Wednesday, May 26, 2010


She's a robot. She's a geisha. She's ... well, you know. Written and directed by Noboru Iguchi, the guy responsible for Machine Girl (as well as less-than-memorable titles like Doctor's Enema and A Larva to Love), Robogeisha is essentially a live-action cartoon aimed squarely at the 10 to 14-year-old demographic. This wouldn't be a problem if Iguchi were talented enough to bring out the 14-year-old in me (it's not that hard, I have to say).

Unfortunately, he isn't. Every performance is so exaggerated, every gag so overdone that one can't even lose oneself in the outrageousness of it all -- the film is too busy trumpeting its own outrageousness. Literally. Someone gets fried shrimps jammed into their eye sockets. Immediately the victim screams, "Oh! She jammed shrimps in my eyes!" Or a bionically modified girl shoots half a dozen shuriken out of her ass and the guy who gets them in the face makes a similar announcement. It's as if the director isn't sure you're getting it, that you can't possibly process what just happened (because, of course, it's SOOOO outrageous), that it has to be announced after the fact. This happens continuously throughout the picture.

Don't get me wrong, the gags are indeed outrageous, and often quite inventive. Swords lunge out of womens' mouths and armpits; geisha wigs are tricked out with "wig nepalm;" girls shoot bullets from their breasts, as well as "milk from hell" (which, of course, melts peoples' faces off); one robogeisha projects a circular saw from her mouth with which to murder a prominent politician. Done a bit more deadpan, this stuff might have worked (or at the very least worked better). As it is, it all plays like a twisted, bloody take on a Saturday morning kid's show.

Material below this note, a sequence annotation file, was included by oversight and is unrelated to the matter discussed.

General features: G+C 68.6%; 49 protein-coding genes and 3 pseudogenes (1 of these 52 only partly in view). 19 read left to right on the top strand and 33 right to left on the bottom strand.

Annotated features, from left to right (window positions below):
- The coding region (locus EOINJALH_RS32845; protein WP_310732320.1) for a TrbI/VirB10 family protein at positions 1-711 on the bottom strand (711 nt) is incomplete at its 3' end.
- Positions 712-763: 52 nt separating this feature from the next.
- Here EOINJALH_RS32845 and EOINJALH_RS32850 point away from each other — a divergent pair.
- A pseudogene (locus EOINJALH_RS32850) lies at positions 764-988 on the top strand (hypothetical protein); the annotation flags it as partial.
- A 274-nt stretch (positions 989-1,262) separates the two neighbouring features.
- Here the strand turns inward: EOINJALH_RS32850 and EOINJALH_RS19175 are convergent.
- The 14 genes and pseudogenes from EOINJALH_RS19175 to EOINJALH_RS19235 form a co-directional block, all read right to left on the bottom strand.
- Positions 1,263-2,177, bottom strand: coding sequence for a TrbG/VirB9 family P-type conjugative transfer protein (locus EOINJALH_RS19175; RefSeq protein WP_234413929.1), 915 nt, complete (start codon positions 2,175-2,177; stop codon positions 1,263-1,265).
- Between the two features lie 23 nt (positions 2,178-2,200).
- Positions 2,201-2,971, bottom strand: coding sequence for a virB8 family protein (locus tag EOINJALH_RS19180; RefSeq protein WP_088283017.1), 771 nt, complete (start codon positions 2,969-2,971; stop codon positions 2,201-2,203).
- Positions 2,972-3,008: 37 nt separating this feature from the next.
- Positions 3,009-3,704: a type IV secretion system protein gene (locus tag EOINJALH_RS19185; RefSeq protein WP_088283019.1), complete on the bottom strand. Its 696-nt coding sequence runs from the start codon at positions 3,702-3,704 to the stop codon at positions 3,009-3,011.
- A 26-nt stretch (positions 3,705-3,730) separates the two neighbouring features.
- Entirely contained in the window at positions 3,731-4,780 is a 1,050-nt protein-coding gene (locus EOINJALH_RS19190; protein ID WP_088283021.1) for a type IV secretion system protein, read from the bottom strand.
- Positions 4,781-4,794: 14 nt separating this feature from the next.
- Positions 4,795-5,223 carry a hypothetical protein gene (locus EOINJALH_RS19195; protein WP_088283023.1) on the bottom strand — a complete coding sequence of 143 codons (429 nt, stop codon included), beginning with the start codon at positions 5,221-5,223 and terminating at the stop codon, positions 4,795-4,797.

But hey, that's just me. You may indeed be thinking, "twisted, bloody take on a Saturday morning kid's show? I'm there!" In my case, I tend to enjoy OTT antics in films, and if you know me (or if you've read any of my books), you know I'm no snob. The bone I'm picking with Robogeisha is purely a matter of presentation. With a little more work, it could have been a campy romp, instead of what amounts to a mad dash from one jaw-dropping set piece to the next.

So you tell me. Am I being too hard on Robogeisha? Am I just some old fart who doesn't get it? Give it to me straight, folks, I can take it.

(Robogeisha streets June 7th in the UK courtesy of Cine Asia.)


Peter Nellhaus said...

I can almost imagine Robogeisha without seeing it. I have seen two other films by Noboru Iguchi, Machine Girl and Sukeban Boy, which I found more interesting in concept than what's actually onscreen. I would like to see his version of Manji having read the book and seeing the film with the lovely Ayako Wakao.

Patrick Galloway said...

Hmm. I'm thinking Iguchi is no Masumura ...